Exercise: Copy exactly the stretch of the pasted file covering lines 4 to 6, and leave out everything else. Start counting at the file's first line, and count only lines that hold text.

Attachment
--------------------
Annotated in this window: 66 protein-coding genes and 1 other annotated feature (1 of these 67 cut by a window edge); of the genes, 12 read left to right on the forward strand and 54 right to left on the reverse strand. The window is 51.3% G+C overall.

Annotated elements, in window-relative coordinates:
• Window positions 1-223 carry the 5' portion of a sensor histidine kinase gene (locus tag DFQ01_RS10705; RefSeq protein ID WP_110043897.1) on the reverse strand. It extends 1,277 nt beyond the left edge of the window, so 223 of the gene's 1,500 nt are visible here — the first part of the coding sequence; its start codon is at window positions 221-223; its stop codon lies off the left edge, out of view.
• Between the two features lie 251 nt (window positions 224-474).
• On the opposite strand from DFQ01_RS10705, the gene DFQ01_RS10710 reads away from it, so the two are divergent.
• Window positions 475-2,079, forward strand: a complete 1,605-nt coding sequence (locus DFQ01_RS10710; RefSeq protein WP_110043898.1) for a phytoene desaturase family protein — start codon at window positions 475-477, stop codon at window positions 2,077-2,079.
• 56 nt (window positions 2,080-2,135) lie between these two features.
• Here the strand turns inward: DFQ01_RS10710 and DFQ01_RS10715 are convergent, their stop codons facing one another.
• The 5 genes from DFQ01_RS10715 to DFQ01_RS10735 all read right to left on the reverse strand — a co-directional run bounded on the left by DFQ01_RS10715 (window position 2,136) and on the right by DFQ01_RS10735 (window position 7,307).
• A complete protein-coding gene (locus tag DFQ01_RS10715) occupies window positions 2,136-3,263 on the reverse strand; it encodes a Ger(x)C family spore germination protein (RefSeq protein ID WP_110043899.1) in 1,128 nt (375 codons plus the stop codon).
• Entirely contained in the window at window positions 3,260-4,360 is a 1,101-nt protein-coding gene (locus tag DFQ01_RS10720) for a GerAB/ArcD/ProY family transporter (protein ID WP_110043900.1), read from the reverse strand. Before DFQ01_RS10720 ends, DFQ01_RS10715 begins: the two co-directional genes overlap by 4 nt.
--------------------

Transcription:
• Between the two features lie 251 nt (window positions 224-474).
• On the opposite strand from DFQ01_RS10705, the gene DFQ01_RS10710 reads away from it, so the two are divergent.
• Window positions 475-2,079, forward strand: a complete 1,605-nt coding sequence (locus DFQ01_RS10710; RefSeq protein WP_110043898.1) for a phytoene desaturase family protein — start codon at window positions 475-477, stop codon at window positions 2,077-2,079.